Dogs: The Early Years

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Dogs the Early Years
34Like their ancestor, the wolf, dogs are intensely social pack animals. If fact, most dog behaviors can be understood by studying the behavior of wolves.
44Veterinary care is extremely important when adopting a puppy. In addition to shots, spaying and neutering is key to keeping the unwanted pet population down.
84Golden retrievers are a good choice for guide dogs -- they are a large, good-natured, adaptable breed.
94While it is hard to resist an adorable face, a puppy should never be chosen on the basis of looks alone. Numerous factors should be considered when buying or adopting a puppy, including temperament, personality, and the dog's size as an adult.
24Training is easiest when a dog is young. At six weeks, dogs are very open to new experiences.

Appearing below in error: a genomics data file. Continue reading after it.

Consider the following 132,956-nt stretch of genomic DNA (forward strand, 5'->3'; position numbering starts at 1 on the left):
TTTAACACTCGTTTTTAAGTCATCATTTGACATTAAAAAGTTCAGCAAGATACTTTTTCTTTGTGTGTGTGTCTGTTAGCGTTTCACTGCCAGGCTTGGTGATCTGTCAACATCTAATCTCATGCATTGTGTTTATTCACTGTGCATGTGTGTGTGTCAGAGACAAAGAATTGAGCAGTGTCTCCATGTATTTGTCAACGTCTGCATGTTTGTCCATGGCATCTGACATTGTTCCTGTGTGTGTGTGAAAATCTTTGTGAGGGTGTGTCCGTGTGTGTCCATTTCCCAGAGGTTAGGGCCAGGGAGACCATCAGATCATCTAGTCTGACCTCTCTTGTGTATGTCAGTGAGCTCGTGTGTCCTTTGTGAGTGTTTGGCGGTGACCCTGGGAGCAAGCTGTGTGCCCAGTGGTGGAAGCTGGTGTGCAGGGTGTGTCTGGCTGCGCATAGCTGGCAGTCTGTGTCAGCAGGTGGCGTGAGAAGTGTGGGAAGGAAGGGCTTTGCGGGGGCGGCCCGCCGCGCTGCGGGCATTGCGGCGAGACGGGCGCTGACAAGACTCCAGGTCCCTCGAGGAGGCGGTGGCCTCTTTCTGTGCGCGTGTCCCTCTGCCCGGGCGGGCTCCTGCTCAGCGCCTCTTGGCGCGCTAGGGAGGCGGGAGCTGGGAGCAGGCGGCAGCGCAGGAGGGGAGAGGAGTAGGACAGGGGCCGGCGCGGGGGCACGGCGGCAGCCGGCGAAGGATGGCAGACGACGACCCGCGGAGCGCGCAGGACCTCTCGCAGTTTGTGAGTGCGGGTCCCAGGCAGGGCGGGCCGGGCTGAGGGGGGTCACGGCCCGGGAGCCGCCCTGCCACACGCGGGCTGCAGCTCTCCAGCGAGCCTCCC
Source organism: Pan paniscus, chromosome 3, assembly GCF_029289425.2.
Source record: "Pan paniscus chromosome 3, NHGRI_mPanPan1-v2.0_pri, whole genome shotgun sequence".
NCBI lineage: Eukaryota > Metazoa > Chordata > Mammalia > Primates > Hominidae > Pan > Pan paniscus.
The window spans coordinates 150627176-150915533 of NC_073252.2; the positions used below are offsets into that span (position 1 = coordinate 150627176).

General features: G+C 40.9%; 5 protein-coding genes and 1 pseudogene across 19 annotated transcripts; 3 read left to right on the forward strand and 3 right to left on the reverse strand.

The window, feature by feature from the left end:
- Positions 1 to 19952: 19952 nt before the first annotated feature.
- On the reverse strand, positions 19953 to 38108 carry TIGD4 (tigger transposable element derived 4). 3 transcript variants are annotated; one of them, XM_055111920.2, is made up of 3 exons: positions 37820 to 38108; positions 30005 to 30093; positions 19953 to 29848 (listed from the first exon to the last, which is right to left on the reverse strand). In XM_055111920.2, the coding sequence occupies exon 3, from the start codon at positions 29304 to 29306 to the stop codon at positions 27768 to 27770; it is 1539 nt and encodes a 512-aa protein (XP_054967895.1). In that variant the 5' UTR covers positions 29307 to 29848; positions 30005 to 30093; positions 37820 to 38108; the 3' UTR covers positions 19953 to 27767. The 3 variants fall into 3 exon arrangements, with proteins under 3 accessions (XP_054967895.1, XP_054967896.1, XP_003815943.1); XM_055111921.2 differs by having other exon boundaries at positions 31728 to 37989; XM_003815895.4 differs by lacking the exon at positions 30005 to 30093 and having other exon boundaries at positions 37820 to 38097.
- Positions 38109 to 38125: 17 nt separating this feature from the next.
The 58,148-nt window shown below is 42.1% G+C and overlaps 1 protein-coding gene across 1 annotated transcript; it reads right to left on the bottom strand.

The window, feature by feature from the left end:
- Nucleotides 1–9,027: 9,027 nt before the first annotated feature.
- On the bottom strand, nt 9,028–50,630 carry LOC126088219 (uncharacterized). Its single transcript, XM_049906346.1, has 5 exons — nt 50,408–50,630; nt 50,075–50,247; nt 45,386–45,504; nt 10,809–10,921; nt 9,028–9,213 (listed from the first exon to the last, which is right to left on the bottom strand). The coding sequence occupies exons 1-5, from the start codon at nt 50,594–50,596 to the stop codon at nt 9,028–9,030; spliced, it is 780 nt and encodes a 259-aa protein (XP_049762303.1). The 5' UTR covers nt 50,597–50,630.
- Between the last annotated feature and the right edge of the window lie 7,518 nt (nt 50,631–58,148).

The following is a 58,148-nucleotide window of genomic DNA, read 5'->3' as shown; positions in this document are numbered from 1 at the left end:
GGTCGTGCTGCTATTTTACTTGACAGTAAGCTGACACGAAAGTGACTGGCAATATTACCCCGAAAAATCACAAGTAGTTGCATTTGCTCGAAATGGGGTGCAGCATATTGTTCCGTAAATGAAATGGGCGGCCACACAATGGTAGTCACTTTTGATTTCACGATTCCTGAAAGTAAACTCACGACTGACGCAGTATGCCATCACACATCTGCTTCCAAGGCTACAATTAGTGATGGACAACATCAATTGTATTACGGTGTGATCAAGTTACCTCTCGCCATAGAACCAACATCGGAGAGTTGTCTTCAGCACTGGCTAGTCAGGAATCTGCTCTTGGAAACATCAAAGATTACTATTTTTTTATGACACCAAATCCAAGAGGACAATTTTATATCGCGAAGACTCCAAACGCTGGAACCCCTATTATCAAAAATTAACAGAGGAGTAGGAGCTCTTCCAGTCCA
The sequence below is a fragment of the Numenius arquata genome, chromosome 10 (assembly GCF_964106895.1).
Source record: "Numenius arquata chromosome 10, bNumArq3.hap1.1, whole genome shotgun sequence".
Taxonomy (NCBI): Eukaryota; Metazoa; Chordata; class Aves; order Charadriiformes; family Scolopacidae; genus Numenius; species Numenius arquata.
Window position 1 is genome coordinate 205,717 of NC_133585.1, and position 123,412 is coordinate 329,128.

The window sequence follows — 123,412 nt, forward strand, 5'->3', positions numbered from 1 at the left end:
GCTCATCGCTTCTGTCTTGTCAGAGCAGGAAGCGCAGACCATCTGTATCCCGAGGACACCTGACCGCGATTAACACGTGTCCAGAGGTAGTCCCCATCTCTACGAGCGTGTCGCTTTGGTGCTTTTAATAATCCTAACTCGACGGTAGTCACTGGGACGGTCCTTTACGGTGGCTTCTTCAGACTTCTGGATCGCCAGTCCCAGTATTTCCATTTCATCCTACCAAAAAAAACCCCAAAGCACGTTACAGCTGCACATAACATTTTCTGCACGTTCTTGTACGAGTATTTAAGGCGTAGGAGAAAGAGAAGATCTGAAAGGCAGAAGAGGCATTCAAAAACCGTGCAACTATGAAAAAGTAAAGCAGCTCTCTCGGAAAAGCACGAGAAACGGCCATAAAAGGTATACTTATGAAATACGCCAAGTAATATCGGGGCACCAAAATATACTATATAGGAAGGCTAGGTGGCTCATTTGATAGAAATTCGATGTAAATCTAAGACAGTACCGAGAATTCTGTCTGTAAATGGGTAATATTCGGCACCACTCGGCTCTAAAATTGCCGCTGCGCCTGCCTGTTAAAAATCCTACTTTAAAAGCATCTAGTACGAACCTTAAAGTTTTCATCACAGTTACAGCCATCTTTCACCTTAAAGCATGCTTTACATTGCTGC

16Puppies huddle together for warmth as they feed from their mother. Born blind and deaf, they instinctively find their mother's teat.
124Beagles use their voices to communicate over large distances -- something prospective dog owners should keep in mind if they are looking for a quiet dog.
114Calm, quiet dogs, bichon frisees were bred to sit on the laps of medieval courtiers, who believed lice and fleas would jump from them to the bichon's warm, hairy body.
74Puppies sleep ninety percent of the time, and shiver in their sleep as their nervous systems develop.
54Most dogs have been bred by humans to perform specific tasks. Terriers, for example, are determined diggers, bred to root out small animals from underground burrows.
64Adopting a puppy from a shelter is much less expensive than buying a pure-bred dog. It also saves lives: millions of dogs are euthanized each year when homes cannot be found for them.
104 Dobermans are the result of a combination of a dozen different breeds -- they were bred to be alert, obedient, and aggressive.